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Tolkien Notes 1

October 16, 2012

This is the first in a continuing series of brief notes on Tolkien matters, that is, when the subject doesn’t call for a longer post all to itself, or when we don’t have a lot to say about it.

The Art of The Hobbit

In time for the holidays, Publishers Weekly for 8 October includes The Art of The Hobbit among art books suitable for gifts. It’s exciting to see our book pictured next to the likes of a volume on one of our favourite artists, Caspar David Friedrich (but also James Bond: 50 Years of Movie Posters). However, the writer of the article, Michael Coffey, says not only that last month was the 100th anniversary of the first publication of The Hobbit – it is, of course, only 75 years since 1937 – but also that our ‘handsome hardcover . . . contains Tolkien’s 10 original black-and-white illustrations, two maps, and five color scenes he later painted’ – only! Taking up only the part of our blurb for The Art of The Hobbit which explains the art that was originally published in 1937–38, Coffey makes no mention of the dozens of other pictures included in our book.

The Art of The Hobbit is also mentioned in today’s issue of USA Today, in an over-the-top article by Deirdre Donahue.

Book Fairs and Talks

On Saturday, 27 October, at 11:00 a.m. we will be on a panel about The Hobbit at the Boston Book Festival together with Corey Olsen (Exploring J.R.R. Tolkien’s The Hobbit), sponsored by our shared publisher, Houghton Mifflin Harcourt. Questions and answers will follow our respective presentations. The event will be free and open to the public, and will take place in the Hancock Room of the Boston Common Hotel. A schedule for the Festival may be found here.

On Thursday, 8 November, at 4:30 p.m. we will give a public talk, ‘J.R.R. Tolkien and the Art of Middle-earth’, at Marquette University’s Raynor Memorial Library in Milwaukee, Wisconsin. More information may be read here.

On Sunday, 18 November, once again we will be on a Hobbit panel with Corey Olsen, at the Miami Book Fair International at Miami-Dade College in Miami, Florida. The schedule has not been set as of this writing, but further information about the Fair may be found here.

An Illustrated Hobbit and 2014 Calendar

While cruising Tolkien listings on Amazon U.K., Christina came upon this for a new, deluxe edition of The Hobbit to be illustrated by Jemima Catlin (publication date 12 September 2013), and this for the 2014 Tolkien calendar (publication date 29 August 2013), also with pictures by Catlin. Who is Jemima Catlin? Presumably it’s the illustrator living and working in Dorset whose website is here (is the picture at far right meant to be Roverandom riding on Mew?), who says she’s ‘working on a major project’ and ‘likes’ HarperCollins on her Facebook page, but we haven’t seen any of her work before.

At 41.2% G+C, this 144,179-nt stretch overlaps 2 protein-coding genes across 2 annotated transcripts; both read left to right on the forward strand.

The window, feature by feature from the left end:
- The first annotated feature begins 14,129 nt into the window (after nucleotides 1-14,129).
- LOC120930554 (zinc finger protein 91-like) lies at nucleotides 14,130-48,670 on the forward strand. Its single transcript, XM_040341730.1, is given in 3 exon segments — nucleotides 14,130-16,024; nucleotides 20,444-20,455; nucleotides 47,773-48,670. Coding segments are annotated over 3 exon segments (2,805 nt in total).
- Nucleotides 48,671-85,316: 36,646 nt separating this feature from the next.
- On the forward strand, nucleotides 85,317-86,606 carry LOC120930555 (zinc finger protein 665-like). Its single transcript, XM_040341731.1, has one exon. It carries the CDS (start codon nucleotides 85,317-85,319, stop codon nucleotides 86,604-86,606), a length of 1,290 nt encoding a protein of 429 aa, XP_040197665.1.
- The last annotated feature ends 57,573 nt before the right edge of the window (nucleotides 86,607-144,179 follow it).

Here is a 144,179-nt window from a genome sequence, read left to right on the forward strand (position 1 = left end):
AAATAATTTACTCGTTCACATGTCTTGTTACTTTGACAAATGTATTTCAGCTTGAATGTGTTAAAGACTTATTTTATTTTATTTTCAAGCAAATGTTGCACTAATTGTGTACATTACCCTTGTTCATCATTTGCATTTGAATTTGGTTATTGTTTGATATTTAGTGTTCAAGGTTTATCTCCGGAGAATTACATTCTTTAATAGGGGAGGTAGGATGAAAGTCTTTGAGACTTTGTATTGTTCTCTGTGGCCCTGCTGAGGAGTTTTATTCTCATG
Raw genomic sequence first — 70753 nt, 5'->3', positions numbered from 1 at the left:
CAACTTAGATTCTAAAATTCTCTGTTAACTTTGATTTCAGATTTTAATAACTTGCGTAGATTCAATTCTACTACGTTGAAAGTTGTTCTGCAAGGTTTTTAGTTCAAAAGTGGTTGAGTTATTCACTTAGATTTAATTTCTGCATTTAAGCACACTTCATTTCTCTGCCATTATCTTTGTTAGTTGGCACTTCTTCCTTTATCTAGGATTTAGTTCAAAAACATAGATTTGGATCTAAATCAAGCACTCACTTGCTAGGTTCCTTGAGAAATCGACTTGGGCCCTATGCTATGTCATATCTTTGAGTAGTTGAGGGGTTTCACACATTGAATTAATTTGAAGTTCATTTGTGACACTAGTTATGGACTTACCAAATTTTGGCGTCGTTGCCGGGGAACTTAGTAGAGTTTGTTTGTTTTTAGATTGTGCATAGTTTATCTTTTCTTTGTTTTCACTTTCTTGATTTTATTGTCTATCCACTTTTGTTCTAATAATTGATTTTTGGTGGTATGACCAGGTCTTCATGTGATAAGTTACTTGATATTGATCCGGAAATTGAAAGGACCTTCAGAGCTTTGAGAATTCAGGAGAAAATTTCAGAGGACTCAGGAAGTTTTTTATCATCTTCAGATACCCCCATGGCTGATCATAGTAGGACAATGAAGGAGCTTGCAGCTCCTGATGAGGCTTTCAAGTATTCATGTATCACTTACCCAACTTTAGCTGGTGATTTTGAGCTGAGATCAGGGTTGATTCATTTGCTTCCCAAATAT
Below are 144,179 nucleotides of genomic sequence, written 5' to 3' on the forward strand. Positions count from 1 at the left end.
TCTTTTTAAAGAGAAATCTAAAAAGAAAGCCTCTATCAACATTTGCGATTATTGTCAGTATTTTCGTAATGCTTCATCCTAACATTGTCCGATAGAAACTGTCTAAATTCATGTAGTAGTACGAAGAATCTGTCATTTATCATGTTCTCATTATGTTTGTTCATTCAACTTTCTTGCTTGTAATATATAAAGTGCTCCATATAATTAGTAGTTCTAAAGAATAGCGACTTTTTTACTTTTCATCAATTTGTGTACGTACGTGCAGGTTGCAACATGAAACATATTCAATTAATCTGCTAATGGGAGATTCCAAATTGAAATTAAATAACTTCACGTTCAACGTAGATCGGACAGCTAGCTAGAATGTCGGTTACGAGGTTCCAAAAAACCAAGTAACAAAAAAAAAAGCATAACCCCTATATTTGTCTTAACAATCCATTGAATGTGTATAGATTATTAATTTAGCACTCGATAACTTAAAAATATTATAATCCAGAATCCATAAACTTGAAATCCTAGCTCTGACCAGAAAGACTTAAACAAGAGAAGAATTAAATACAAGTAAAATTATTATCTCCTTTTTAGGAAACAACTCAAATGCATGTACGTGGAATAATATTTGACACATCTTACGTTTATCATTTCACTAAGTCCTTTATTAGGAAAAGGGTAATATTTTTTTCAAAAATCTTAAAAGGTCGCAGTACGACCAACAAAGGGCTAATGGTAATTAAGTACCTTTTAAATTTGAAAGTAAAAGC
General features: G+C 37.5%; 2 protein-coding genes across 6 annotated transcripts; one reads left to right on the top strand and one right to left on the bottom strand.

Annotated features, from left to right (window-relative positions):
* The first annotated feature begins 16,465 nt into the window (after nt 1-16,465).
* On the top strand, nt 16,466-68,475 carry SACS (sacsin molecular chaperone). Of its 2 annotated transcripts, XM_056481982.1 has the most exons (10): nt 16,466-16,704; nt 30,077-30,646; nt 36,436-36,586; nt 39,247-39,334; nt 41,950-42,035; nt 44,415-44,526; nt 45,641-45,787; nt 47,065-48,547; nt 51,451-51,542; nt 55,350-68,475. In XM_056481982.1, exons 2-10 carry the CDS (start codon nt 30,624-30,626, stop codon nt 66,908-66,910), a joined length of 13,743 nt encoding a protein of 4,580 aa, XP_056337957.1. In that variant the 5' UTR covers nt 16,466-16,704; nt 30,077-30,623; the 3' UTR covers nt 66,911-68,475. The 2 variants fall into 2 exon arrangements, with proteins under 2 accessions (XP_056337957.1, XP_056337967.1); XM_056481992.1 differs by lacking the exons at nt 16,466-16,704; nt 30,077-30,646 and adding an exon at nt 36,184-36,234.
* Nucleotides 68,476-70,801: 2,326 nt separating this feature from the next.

1. Stephen Bridge permalink
    October 21, 2012 11:04 pm

    I’ve just been looking through The Art of the Hobbit and noticed an interesting difference between the black ink #10 The Hill and the colored #11 The Hill. In #10 there is a cross on the peak of the mill, which is gone on the colored version. Tolkien indicated that Middle Earth is pre-Christian or perhaps non-Christian, so perhaps he realized that a cross on a roof was out of place.

    I’m also reading Corey Olsen’s book, too. One of the best things about it is that it is accessible to middle school and high school students, and not filled with scholarly language that so much literary criticism is, I’m looking forward to sharing it with my 8th grade daughter.

    Steve Bridge

    • October 22, 2012 6:59 am

      The cross on the mill roof in the pen version of The Hill is a weathervane, so did not of itself have had any Christian significance; but no one can really say why Tolkien left it out in the watercolour. It’s interesting to wonder if, maybe, Tolkien was concerned that viewers would confuse the mill with a church, or if he felt that the weathervane (which is more obviously a weathervane in earlier versions of the picture) would be too obtrusive in the watercolour, or if he simply forgot to draw it. (Other elements were changed between the two finished versions as well.) Your comment also gets into the question of whether The Hobbit as first written was actually set in Middle-earth, which Tolkien explained as pre-Christian. Although The Hobbit borrows from ‘The Silmarillion’ here and there, Christopher Tolkien’s contention (with which we tend to agree) is that it was drawn into the matter of Middle-earth once its sequel came into being and was deliberately in the line of the mythology.

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